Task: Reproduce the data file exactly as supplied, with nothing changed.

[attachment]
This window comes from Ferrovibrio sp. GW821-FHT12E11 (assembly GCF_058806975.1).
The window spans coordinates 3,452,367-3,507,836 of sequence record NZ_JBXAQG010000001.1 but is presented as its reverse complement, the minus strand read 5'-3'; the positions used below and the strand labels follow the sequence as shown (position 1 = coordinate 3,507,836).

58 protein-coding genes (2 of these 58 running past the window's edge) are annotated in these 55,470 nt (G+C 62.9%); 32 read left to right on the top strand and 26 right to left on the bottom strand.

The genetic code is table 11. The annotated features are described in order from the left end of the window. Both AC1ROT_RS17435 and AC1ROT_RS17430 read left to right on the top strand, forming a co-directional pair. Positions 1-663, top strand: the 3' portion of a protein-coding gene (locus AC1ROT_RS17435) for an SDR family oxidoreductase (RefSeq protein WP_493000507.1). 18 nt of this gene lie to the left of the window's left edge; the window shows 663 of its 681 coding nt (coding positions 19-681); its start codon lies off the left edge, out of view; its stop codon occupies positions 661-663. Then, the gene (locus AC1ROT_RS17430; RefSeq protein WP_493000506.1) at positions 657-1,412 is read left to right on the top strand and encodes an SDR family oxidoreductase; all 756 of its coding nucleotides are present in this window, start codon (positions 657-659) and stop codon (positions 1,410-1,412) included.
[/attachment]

This window comes from Ferrovibrio sp. GW821-FHT12E11 (assembly GCF_058806975.1).
The window spans coordinates 3,452,367-3,507,836 of sequence record NZ_JBXAQG010000001.1 but is presented as its reverse complement, the minus strand read 5'-3'; the positions used below and the strand labels follow the sequence as shown (position 1 = coordinate 3,507,836).

58 protein-coding genes (2 of these 58 running past the window's edge) are annotated in these 55,470 nt (G+C 62.9%); 32 read left to right on the top strand and 26 right to left on the bottom strand.

The genetic code is table 11. The annotated features are described in order from the left end of the window. Both AC1ROT_RS17435 and AC1ROT_RS17430 read left to right on the top strand, forming a co-directional pair. Positions 1-663, top strand: the 3' portion of a protein-coding gene (locus AC1ROT_RS17435) for an SDR family oxidoreductase (RefSeq protein WP_493000507.1). 18 nt of this gene lie to the left of the window's left edge; the window shows 663 of its 681 coding nt (coding positions 19-681); its start codon lies off the left edge, out of view; its stop codon occupies positions 661-663. Then, the gene (locus AC1ROT_RS17430; RefSeq protein WP_493000506.1) at positions 657-1,412 is read left to right on the top strand and encodes an SDR family oxidoreductase; all 756 of its coding nucleotides are present in this window, start codon (positions 657-659) and stop codon (positions 1,410-1,412) included.